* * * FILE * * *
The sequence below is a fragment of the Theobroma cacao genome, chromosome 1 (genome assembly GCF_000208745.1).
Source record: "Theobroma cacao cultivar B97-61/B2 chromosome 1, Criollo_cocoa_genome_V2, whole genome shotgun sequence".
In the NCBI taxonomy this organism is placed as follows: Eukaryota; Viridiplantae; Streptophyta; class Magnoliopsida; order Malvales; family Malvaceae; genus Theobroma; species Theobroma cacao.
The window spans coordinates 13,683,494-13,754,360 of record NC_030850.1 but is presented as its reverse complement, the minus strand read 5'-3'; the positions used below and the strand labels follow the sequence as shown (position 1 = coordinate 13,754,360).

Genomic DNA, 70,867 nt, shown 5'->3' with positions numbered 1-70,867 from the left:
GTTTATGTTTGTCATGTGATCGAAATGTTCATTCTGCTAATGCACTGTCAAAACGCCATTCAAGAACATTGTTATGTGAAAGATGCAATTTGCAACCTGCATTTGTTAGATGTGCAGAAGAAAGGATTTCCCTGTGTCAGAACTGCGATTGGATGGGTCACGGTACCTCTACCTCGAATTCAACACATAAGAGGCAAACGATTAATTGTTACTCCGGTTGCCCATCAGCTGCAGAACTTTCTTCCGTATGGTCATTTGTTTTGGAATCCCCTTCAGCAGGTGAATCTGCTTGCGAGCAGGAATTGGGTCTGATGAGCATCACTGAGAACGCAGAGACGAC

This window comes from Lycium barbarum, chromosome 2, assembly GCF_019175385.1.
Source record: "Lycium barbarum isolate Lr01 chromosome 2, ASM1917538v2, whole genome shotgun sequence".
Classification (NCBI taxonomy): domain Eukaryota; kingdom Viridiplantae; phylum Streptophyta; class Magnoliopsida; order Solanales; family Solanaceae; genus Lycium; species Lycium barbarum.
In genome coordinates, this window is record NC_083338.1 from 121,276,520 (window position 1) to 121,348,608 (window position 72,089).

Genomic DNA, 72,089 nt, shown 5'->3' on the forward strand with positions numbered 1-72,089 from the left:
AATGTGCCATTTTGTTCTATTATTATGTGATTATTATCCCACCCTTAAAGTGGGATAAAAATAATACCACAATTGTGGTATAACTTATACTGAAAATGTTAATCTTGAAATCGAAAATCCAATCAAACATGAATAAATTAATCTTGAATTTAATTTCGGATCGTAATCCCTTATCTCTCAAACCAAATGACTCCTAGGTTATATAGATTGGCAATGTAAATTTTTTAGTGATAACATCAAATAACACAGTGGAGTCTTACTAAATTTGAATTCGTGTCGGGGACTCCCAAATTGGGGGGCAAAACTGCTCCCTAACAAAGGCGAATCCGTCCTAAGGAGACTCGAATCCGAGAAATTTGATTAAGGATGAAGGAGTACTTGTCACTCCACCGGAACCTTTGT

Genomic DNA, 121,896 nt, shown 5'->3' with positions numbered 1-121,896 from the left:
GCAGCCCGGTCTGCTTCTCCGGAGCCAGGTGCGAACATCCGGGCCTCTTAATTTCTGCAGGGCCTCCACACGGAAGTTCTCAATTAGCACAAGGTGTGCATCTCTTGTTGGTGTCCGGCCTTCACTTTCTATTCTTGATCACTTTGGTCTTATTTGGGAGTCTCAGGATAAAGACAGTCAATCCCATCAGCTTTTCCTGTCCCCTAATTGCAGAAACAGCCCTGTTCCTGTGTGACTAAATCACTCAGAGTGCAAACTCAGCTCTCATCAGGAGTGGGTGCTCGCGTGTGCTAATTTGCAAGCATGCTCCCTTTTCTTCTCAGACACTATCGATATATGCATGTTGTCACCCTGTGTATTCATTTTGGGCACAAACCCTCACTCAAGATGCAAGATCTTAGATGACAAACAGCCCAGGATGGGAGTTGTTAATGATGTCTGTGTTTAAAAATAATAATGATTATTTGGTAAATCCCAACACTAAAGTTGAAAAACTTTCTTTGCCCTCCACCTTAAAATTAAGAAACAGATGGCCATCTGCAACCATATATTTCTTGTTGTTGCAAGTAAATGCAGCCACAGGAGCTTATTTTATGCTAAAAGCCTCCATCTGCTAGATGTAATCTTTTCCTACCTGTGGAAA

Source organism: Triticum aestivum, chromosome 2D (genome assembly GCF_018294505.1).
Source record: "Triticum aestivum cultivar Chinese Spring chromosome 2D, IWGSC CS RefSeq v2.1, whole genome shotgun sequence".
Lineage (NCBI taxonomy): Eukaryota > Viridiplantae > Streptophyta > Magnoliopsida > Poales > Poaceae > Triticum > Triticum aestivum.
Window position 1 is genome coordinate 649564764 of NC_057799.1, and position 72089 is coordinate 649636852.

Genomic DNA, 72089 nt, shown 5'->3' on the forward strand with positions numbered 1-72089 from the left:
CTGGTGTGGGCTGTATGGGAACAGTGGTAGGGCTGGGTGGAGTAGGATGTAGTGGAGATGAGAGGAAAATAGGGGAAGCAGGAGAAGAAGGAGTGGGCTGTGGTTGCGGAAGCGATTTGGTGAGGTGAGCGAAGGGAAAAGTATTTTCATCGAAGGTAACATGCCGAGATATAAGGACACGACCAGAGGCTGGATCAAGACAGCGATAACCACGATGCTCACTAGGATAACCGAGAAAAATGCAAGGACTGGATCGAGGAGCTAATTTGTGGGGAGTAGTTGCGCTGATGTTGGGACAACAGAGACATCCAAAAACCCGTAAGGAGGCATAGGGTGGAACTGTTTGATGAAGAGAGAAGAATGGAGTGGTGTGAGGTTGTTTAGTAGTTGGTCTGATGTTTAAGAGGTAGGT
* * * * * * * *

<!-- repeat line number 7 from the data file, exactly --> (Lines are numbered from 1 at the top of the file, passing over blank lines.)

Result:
This window comes from Lycium barbarum, chromosome 2, assembly GCF_019175385.1.